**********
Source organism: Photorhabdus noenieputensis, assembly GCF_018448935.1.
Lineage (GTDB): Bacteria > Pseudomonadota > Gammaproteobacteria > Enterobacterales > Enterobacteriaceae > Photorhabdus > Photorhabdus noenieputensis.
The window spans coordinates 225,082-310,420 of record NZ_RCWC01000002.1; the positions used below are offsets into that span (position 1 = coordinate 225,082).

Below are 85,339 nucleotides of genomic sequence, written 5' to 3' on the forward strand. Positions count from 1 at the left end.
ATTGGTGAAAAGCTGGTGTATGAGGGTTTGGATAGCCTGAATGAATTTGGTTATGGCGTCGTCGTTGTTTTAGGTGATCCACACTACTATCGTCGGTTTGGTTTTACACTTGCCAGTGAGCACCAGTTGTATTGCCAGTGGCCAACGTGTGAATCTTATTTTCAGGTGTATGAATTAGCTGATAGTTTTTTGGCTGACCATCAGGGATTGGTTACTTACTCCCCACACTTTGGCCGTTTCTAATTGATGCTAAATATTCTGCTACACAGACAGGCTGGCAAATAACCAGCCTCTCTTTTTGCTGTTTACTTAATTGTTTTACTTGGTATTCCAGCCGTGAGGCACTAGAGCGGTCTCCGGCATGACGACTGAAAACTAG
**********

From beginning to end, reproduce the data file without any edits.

Source organism: Photorhabdus noenieputensis, assembly GCF_018448935.1.
Lineage (GTDB): Bacteria > Pseudomonadota > Gammaproteobacteria > Enterobacterales > Enterobacteriaceae > Photorhabdus > Photorhabdus noenieputensis.
The window spans coordinates 225,082-310,420 of record NZ_RCWC01000002.1; the positions used below are offsets into that span (position 1 = coordinate 225,082).

Below are 85,339 nucleotides of genomic sequence, written 5' to 3' on the forward strand. Positions count from 1 at the left end.
ATTGGTGAAAAGCTGGTGTATGAGGGTTTGGATAGCCTGAATGAATTTGGTTATGGCGTCGTCGTTGTTTTAGGTGATCCACACTACTATCGTCGGTTTGGTTTTACACTTGCCAGTGAGCACCAGTTGTATTGCCAGTGGCCAACGTGTGAATCTTATTTTCAGGTGTATGAATTAGCTGATAGTTTTTTGGCTGACCATCAGGGATTGGTTACTTACTCCCCACACTTTGGCCGTTTCTAATTGATGCTAAATATTCTGCTACACAGACAGGCTGGCAAATAACCAGCCTCTCTTTTTGCTGTTTACTTAATTGTTTTACTTGGTATTCCAGCCGTGAGGCACTAGAGCGGTCTCCGGCATGACGACTGAAAACTAG